O'Reilly logo

Fibonacci and Catalan Numbers: An Introduction by Ralph P. Grimaldi

Stay ahead with the world's most comprehensive technology and business learning platform.

With Safari, you learn the way you learn best. Get unlimited access to videos, live online training, learning paths, books, tutorials, and more.

Start Free Trial

No credit card required

Chapter 34

Related Number Sequences: The Motzkin Numbers, The Fine Numbers, and The Schröder Numbers

When dealing with the Fibonacci numbers we learned, in Example 12.5, about a closely related sequence of numbers called the Lucas numbers. These numbers are often considered “a first cousin” of the Fibonacci numbers.

Turning to the Catalan numbers, now we find several “first cousins” for this sequence of numbers.

Example 34.1 (The Motzkin Numbers): This sequence of numbers first appeared in Reference [28] and has consequently come to be called the sequence of Motzkin numbers, after the (German-born) American mathematician Theodore Samuel Motzkin (1908–1970).

For n ≥ 0, the nth Motzkin number Mn can be given by any of the following three formulas:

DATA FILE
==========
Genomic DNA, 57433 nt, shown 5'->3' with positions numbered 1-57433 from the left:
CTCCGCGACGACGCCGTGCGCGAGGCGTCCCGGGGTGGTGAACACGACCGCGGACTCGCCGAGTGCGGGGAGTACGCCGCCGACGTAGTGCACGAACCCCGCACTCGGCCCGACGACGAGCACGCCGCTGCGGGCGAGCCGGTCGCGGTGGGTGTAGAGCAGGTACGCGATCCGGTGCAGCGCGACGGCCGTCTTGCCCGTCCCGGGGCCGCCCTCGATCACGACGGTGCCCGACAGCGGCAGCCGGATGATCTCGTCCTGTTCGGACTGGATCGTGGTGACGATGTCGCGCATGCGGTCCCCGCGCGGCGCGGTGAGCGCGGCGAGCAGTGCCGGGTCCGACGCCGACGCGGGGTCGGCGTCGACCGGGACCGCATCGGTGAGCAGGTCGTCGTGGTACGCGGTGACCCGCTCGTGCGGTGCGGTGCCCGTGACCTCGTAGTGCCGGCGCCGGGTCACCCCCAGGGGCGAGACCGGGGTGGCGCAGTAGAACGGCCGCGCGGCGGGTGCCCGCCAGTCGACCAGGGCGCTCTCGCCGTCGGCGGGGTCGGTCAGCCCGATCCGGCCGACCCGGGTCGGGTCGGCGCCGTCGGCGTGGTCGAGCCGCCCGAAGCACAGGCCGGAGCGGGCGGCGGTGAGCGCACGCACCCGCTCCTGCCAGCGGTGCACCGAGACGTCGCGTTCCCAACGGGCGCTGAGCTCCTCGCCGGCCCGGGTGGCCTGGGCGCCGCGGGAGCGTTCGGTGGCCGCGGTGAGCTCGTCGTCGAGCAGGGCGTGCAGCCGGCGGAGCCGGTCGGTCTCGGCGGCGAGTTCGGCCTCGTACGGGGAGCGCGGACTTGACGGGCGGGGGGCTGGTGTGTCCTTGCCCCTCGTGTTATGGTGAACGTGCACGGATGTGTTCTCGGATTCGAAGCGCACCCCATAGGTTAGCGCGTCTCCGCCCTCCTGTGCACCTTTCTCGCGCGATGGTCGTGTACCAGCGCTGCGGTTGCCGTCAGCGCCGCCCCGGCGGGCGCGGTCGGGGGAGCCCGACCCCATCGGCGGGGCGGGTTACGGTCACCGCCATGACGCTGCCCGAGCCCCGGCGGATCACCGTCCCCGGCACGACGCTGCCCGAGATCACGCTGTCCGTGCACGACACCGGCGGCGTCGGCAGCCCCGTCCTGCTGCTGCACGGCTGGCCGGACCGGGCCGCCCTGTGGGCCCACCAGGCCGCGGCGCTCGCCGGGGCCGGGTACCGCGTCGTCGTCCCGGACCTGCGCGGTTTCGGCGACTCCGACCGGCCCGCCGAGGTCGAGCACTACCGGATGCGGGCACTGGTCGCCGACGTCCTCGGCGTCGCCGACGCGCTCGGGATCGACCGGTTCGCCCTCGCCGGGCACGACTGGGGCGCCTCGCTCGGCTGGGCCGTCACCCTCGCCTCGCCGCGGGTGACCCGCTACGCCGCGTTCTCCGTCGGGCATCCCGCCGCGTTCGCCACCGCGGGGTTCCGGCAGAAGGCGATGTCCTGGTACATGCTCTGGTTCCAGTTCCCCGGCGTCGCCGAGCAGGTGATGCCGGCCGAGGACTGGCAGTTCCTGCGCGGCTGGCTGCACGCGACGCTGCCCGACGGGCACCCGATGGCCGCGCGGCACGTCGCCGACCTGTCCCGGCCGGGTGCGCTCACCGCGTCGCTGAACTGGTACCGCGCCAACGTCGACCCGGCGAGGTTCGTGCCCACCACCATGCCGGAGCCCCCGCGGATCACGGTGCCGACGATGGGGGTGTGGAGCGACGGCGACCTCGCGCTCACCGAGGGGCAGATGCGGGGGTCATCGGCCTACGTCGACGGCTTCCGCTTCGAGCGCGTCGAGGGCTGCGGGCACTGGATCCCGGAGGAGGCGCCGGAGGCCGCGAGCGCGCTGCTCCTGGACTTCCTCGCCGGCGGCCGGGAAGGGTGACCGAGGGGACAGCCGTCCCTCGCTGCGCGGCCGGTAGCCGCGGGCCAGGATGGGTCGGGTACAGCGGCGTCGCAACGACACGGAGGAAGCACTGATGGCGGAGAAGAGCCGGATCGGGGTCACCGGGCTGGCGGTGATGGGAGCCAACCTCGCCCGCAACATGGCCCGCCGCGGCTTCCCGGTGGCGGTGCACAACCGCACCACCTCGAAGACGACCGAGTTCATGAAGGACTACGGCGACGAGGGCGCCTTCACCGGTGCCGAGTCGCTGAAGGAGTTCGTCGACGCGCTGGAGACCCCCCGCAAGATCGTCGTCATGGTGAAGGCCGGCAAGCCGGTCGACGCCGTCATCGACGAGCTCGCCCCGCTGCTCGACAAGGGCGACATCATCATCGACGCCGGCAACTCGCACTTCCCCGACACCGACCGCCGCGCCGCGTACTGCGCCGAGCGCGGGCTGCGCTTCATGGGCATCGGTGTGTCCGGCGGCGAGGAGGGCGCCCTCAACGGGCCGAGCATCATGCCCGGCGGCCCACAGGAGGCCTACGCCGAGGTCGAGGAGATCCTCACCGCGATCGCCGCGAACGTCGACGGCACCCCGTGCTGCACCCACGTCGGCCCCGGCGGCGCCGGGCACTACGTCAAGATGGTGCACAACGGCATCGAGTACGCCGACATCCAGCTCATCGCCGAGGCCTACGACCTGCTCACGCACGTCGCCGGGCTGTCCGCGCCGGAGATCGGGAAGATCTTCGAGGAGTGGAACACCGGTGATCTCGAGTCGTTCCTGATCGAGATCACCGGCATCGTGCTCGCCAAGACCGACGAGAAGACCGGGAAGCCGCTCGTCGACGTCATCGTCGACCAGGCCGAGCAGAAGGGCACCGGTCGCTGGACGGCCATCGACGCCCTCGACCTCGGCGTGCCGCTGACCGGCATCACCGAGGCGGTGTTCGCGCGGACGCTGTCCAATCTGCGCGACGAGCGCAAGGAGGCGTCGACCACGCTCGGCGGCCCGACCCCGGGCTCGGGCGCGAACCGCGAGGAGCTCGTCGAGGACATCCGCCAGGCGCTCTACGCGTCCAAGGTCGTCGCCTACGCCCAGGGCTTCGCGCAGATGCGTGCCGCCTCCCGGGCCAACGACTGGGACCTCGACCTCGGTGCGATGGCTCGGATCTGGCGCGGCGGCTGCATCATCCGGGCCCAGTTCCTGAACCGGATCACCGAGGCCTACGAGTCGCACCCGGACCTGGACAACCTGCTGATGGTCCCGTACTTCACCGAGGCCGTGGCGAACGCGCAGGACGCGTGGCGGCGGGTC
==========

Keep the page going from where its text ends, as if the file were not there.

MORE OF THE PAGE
1. Mn = ∑ k≥0n2kCk

2. img

3. img

The first of these provides an immediate connection with the sequence of Catalan numbers. 283

One finds that the first 11 Motzkin numbers are 1, 1, 2, 4, 9, 21, 51, 127, 323, 835, and2188.

Two situations where the Motzkin numbers arise are as follows:

a. For n ≥ 0, Mn counts the number of ways one can draw chords between n points on the circumference of a circle, so that no two chords intersect on, or within the interior of, the circle. Note here that, unlike the situation in Example 32.3 (b) for the Catalan ...

With Safari, you learn the way you learn best. Get unlimited access to videos, live online training, learning paths, books, interactive tutorials, and more.

Start Free Trial

No credit card required